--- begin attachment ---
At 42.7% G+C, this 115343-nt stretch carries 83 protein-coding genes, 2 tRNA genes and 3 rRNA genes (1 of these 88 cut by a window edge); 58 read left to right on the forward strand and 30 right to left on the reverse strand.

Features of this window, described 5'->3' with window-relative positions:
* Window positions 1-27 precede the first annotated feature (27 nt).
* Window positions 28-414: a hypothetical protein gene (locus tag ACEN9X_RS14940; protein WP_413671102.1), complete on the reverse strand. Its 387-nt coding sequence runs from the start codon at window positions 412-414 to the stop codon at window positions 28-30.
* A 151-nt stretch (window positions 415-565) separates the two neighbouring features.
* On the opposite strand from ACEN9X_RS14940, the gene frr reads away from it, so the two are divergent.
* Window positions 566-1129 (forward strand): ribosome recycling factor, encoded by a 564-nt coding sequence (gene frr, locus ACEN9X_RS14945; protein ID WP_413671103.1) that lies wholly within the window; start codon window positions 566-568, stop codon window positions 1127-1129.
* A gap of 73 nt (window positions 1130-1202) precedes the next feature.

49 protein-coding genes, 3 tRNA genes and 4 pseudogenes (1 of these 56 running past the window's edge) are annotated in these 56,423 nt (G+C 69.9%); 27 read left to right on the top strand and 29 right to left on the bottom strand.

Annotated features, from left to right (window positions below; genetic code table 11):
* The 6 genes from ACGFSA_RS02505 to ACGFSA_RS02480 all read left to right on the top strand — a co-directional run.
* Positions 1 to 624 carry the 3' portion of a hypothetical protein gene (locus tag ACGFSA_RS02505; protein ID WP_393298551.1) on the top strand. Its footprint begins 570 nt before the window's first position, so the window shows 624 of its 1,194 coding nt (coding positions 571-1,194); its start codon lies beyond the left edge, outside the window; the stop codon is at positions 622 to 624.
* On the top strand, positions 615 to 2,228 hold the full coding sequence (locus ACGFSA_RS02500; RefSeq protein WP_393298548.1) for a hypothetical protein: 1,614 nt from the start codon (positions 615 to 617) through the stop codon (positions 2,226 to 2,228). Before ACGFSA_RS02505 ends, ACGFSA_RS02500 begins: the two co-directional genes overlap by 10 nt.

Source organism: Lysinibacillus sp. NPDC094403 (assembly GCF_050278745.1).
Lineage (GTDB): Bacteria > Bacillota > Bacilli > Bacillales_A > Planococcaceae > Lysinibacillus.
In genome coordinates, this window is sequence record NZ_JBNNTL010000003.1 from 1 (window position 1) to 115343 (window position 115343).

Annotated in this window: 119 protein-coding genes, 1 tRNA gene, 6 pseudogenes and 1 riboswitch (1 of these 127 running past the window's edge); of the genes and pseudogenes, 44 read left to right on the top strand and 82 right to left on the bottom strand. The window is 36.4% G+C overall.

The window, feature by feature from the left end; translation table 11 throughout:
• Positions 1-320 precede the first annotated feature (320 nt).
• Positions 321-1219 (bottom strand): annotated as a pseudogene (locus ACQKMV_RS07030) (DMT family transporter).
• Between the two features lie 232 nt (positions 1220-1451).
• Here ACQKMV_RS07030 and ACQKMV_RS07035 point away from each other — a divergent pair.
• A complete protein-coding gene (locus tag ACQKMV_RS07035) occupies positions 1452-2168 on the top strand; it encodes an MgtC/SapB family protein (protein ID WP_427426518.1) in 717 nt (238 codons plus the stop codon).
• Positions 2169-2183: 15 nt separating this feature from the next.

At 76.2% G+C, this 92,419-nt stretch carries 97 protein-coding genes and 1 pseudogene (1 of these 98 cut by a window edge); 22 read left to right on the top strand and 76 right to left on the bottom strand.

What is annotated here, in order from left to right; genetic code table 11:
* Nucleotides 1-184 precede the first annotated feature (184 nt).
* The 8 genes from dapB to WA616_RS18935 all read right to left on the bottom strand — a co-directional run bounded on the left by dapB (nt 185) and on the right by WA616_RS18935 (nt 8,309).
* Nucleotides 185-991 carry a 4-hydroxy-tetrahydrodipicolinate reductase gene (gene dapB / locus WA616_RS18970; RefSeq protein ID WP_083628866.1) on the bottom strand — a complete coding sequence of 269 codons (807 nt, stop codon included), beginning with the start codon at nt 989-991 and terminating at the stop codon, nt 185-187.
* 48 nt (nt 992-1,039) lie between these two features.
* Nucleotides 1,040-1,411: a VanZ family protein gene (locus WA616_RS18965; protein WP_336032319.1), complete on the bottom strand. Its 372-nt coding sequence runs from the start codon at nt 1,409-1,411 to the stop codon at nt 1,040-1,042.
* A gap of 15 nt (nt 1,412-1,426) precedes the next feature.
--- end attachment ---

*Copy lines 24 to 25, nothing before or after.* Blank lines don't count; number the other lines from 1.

• Positions 2169-2183: 15 nt separating this feature from the next.

At 76.2% G+C, this 92,419-nt stretch carries 97 protein-coding genes and 1 pseudogene (1 of these 98 cut by a window edge); 22 read left to right on the top strand and 76 right to left on the bottom strand.